Think like a UX researcher – book comment

A few months ago I got my hands on a copy of the book Think like a UX Researcher, written by David Travis and Philip Hodgson. The title may suggest that the book is for someone outside the user experience (UX) field who wants to start to think like a UX researcher. It indeed gives inspirations into the mindset needed to become a UX researcher, and is therefore useful for professionals in diverse related professions. However, the practical information, experiences and anecdotes shared by the two authors will be better enjoyed by those who are already accomplished UX professionals like researchers and designers, or at least have good knowledge of the field.

One characteristic of this book is that it doesn’t teach you in detail how to perform specific tasks to conduct your research, such as the interview techniques, how to design customer journey maps or how to create personas. For these and other practical techniques, you better consult other books like Observing the User Experience: A Practitioner’s Guide to User Research by Kuniavsky, M., Goodman, E., & Moed, A. 

What this book does tell us is the more high-level, crucial tasks for the profession. From their tagline, we see that the book focus on how to observe users, influence design, and shape business strategy. For this very reason, I found this really useful and inspiring, with information, guidance and survival tips that we don’t usually find in academic books.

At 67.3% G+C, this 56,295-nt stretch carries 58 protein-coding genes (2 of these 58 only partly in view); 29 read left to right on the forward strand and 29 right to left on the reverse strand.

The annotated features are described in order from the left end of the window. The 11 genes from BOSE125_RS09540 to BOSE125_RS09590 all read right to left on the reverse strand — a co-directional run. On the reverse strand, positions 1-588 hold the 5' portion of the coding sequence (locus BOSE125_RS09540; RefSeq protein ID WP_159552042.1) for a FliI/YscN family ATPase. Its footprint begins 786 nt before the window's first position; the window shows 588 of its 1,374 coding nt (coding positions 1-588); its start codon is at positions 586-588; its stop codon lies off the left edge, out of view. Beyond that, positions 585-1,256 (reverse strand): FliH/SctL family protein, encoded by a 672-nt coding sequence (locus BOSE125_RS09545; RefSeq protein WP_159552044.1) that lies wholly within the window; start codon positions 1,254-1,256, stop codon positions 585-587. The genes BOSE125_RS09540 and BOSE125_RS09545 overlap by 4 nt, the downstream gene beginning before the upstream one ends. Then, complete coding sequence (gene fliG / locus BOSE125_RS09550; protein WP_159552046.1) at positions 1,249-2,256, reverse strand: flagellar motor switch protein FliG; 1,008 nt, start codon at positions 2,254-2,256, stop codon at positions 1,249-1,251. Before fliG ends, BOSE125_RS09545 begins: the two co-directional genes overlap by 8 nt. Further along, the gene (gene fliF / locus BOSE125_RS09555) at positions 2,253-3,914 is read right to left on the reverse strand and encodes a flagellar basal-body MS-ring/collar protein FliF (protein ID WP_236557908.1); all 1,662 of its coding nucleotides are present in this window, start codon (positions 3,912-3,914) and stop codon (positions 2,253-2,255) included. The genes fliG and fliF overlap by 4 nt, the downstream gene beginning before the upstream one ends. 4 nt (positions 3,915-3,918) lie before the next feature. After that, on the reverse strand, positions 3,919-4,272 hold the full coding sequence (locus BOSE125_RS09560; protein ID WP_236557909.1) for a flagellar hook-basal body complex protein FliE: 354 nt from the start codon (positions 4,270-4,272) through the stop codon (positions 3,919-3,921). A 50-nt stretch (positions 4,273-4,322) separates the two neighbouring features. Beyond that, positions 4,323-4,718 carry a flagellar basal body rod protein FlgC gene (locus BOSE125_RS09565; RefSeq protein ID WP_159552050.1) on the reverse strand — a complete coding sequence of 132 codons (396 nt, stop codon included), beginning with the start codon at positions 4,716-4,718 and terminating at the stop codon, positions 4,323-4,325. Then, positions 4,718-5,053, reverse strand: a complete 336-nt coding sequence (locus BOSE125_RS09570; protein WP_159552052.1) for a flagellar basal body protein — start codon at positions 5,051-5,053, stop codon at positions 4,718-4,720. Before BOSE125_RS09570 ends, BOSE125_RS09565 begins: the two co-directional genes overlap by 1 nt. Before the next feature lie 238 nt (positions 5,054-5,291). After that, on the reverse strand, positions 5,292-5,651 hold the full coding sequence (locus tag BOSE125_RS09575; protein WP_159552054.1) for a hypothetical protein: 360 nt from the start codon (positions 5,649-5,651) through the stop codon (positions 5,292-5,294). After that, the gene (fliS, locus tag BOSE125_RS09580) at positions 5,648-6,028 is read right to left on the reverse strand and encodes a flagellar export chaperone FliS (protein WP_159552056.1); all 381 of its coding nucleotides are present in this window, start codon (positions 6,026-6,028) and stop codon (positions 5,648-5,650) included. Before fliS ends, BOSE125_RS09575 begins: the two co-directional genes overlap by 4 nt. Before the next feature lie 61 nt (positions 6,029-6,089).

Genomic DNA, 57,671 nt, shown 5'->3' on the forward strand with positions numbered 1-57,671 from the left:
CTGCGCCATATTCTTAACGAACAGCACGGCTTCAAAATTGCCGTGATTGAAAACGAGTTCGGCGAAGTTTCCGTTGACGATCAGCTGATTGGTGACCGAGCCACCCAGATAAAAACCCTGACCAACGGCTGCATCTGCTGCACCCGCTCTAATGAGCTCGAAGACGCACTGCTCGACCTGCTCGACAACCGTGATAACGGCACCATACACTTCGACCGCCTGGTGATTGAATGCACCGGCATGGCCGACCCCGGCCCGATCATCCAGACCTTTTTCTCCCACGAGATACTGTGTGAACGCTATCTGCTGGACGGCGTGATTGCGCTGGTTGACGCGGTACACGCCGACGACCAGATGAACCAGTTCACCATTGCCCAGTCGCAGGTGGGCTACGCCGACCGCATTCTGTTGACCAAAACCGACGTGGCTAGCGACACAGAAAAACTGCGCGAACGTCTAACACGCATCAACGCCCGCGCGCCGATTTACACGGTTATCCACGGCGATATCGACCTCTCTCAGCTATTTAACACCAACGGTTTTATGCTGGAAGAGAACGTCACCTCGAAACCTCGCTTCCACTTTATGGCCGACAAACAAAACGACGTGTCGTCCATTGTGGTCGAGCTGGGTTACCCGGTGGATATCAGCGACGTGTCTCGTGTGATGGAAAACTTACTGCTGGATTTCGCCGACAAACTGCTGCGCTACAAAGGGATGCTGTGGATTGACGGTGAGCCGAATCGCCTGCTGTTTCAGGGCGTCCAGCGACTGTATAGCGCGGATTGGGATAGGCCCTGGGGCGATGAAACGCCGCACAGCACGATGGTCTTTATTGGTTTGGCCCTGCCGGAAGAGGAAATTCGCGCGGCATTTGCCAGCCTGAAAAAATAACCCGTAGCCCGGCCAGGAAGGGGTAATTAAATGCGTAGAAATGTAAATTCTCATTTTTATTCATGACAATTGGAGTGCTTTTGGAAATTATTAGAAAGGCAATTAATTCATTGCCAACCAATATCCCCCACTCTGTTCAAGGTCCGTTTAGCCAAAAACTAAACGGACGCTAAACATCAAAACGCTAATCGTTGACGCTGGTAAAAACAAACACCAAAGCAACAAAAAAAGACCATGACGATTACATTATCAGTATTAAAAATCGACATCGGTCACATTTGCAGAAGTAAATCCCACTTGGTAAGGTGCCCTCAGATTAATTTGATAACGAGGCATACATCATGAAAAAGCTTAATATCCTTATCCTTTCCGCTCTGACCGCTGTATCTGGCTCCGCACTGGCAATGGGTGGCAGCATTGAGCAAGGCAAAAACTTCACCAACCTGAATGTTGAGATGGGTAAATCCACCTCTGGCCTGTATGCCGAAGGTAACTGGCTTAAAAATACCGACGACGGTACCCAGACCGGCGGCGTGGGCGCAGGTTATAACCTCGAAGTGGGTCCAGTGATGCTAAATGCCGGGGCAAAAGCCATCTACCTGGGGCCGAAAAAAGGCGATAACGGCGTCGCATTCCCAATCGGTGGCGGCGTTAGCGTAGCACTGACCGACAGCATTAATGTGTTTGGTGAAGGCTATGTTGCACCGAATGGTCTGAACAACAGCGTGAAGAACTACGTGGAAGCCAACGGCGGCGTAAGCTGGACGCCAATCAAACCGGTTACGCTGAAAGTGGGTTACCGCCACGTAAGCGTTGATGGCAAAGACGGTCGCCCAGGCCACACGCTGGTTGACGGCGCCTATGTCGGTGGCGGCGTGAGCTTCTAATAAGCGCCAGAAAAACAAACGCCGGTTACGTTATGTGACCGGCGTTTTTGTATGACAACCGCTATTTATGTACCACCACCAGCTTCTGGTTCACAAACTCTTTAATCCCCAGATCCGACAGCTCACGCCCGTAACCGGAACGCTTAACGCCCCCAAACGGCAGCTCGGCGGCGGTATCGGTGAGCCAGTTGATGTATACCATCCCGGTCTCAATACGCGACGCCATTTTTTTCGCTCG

There are chapters dedicated to setting the stage, planning, conducting and analysing UX research, but the most useful topics for me were those covered in chapters towards the end of the book. In ‘Persuading people to take action on the results of user experience research’ we see the painful but necessary aspects of evangelising UX research, how to deal with common objections to UX research, and how to achieve the crucial boardroom influence.

Other highlights include the reminder that at the end of a project, the user experience debriefing meeting should not be the end of your work. It must foster discussions, get consensus on the problems, and answer the question ‘what to do next?’ informing the subsequent activities, with clear tasks for all involved.

In the final chapter the authors give tips about how to build a career in UXR, be it to create a UX research division in a company, or to work as a UXR yourself. Going beyond the technical skills, they ask ‘what makes a great UX researcher?’ Spoiler alert: it may be ‘bedside manners’, inspired by the way a doctor treats people who are sick, being kind, friendly and understanding, taking time to listen without interruption.


Travis, D., & Hodgson, P. (2019). Think like a UX researcher: how to observe users, influence design, and shape business strategy. CRC Press.